Review of Kool-Aid Wino at Franklin Street Works, Stamford

A mysterious final word ‘mayonnaise’ is how Richard Brautigan ended his most well known book, Trout Fishing in America. The title for the current group exhibition at Franklin Street Works in Stamford, CT takes its name, Kool-Aid Wino, from one of the chapters in the book. It is a story about a disabled child in a poor family who becomes addicted to Kool-Aid (without even adding sugar) in the same way that an unemployed adult might become an alcoholic. Sad, funny, and slightly absurd sums up the story, as with most of the Brautigan’s work. Clare Barliant, who curated Kool-Aid Wino, employs Brautigan’s method of trial-and-error writing to form the basis of this show. It has been speculated that the word ‘mayonnaise’ was not supposed to be added to the book, but that Brautigan accepted the error as a serendipitous slip. This is what Barliant champions: that some of the most successful pieces of art are riddled with mistakes that have triumphed instead of travestied.

The opening act was Aki Sasamoto, whose performances are notoriously infused with extemporaneousness. Her acceptance of anything that happens during the performance as part of the performance is indicative of the show’s theme. Sasamoto’s works supersede the notion of error such that all happenings are a part of the performance. A hybrid of Yvonne Rainer’s everyday gestures and Andy Kaufman’s mondo comedy, Sasamoto’s fun performances often capture a spontaneity loaded with ambiguous (and probably false) allegories. The vestiges of Sasamoto’s piece are a trio of sculptures consisting of a deconstructed cabinet, cement filled drawers, and the scribblings of a mad-woman.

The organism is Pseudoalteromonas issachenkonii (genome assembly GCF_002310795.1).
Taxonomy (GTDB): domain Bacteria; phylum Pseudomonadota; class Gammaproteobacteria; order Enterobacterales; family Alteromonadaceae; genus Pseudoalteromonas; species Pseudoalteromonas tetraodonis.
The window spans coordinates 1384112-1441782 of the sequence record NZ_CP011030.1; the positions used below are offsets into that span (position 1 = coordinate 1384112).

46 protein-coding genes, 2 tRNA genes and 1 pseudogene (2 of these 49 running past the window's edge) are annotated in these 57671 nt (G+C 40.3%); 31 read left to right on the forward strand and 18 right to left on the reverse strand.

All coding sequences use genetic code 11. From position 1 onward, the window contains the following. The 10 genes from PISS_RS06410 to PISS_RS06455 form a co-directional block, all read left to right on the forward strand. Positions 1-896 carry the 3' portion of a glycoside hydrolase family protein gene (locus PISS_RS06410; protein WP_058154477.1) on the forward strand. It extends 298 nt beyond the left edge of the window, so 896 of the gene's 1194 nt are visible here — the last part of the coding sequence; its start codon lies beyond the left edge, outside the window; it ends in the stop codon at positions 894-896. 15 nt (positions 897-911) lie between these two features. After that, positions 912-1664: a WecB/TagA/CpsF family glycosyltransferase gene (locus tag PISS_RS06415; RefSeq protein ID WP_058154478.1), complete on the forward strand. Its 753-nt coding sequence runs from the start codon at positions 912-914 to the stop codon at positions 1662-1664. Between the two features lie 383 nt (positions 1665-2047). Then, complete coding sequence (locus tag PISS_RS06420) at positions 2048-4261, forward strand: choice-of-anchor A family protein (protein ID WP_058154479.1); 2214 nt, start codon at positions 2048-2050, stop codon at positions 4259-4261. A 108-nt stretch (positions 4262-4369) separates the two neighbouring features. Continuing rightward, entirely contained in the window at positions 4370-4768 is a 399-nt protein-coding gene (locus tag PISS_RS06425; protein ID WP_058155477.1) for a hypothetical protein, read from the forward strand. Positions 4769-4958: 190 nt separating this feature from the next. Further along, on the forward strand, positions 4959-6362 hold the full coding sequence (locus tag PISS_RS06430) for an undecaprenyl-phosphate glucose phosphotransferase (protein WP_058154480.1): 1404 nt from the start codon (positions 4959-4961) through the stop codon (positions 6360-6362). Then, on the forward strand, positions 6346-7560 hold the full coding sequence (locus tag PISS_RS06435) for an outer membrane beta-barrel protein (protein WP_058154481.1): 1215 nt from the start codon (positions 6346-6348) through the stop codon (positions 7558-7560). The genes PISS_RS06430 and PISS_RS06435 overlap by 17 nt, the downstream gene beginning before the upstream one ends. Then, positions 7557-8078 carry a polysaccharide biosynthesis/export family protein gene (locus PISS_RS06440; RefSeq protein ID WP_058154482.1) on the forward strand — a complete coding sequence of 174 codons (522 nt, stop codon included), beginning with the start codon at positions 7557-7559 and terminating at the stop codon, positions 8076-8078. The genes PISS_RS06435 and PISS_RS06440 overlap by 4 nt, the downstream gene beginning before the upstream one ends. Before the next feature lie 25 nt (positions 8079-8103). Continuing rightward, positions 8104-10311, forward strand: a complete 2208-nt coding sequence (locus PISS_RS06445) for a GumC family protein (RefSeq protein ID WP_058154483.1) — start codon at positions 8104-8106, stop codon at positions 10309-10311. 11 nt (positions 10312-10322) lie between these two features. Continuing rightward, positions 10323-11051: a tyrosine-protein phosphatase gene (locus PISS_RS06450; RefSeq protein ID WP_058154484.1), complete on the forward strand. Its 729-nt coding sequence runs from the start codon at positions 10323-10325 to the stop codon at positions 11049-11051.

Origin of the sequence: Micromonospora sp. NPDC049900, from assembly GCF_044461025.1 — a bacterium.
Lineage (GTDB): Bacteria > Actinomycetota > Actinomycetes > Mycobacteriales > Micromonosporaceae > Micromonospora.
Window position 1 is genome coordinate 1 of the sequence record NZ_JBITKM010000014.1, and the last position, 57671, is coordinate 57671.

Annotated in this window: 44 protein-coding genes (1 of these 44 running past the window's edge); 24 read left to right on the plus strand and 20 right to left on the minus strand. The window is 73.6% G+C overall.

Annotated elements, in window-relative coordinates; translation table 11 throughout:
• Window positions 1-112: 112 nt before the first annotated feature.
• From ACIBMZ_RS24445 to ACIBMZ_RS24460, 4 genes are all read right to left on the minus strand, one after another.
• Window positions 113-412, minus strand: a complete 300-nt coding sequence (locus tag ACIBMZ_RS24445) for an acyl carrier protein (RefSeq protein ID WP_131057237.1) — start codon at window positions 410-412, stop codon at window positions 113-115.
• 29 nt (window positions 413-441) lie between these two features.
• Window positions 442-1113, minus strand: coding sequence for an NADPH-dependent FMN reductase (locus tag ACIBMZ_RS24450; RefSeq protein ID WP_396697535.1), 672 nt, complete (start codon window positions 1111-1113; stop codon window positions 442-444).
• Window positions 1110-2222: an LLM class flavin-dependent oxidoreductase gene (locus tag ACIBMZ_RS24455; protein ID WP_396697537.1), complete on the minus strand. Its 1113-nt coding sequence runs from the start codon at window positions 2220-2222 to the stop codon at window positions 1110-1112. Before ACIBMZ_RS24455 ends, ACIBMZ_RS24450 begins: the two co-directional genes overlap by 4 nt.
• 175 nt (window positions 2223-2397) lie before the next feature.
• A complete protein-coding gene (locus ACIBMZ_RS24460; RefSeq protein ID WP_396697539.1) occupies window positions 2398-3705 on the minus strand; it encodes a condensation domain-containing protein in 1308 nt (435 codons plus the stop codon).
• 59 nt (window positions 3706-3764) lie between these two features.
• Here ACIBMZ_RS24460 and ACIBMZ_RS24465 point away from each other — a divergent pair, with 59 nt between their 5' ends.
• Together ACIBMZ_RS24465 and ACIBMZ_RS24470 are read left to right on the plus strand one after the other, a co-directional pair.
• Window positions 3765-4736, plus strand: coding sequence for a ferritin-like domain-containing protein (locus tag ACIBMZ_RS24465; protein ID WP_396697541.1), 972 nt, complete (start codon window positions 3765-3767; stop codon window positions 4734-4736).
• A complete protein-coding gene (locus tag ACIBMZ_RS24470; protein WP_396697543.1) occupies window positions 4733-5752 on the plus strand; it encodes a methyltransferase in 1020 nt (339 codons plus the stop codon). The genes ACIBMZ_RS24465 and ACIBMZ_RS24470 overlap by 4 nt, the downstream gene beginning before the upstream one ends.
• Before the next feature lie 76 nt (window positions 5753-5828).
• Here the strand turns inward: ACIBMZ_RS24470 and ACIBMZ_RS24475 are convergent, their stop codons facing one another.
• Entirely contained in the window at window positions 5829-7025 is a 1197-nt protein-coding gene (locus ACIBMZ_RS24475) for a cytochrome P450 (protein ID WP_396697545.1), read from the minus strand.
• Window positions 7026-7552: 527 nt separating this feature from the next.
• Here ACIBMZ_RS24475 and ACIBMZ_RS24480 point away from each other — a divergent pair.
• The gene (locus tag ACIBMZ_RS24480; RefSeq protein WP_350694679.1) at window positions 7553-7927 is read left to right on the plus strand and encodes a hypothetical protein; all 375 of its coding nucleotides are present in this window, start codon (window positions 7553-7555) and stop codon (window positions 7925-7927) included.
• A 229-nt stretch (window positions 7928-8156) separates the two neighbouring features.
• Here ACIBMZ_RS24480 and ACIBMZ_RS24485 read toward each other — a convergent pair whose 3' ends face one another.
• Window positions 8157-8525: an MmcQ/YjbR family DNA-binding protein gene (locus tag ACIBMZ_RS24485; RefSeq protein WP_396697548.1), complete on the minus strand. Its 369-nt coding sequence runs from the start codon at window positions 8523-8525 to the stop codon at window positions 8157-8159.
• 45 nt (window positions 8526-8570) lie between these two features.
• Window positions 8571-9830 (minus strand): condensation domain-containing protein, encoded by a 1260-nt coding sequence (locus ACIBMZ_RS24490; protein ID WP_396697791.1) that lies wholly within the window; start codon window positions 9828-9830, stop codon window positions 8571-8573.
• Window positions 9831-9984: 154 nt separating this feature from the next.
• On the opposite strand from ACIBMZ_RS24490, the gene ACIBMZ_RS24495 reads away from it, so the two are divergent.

A once removed way of entertaining the same ideas is Jenny Perlin’s three-channel video Sight Reading (2004). Perlin filmed three piano players performing Robert Schumann’s piano concerto in A minor, though none play it perfectly. It is an amateur crack at a difficult piece, with the artist incorporating black lacunae following each player’s mistakes. The mistakes, though still accepted, are exaggerated in her video to the point that the error is the subject. Owen Land’s film, Film in which There Appear Edge Lettering, Sprocket Holes, Dirt Particles, Etc. (1965-66), on the other hand, is a film about errors, but errors that are inherent to the medium that he used. As the title indicates, Land’s structuralist film takes as its subject the naturally occurring detriments to film, allowing them to be the hero rather than the foil of the medium. The result is a spectacular accumulation of nothing other than the natural conditions of film.

Throughout all of the works, there is a substantial emphasis on chance. Choi Dachal’s photograph series The Malformed Intersection (2012) pairs similar but different men’s shirts, buttoning them together to look like one in a cheap trompe l’oeil. Dachal’s pictures rely on a fortuitous formal composition between objects that already are supposed to have a marketable composition figured out. And Frank Heath’s Former Structure (2012) sculptures challenge the readymade by dissecting former private property (belonging to the likes of City Hall, the American Exchange National Bank, etc.).

With a sombre note of reflection, the artists in the show want to take the notion of chance to another level. Accepting errors (which has been embraced by many since Duchamp and Cage made it a status quo) is what Kool-Aid Wino wants to do. The idea is that art should be a process of discovery, and since mistakes are part of that discovery they should not be edited out.

Nickolas Calabrese

Kool-Aid Wino, 20 July until 22 September, Franklin Street Works, 41 Franklin Street, Stamford, CT 06901.


1. Jenny Perlin, Sight Reading, 2004. Courtesy the artist and Simon Preston, New York
2. Rotem Linial, Fortuna, 2013. Courtesy the artist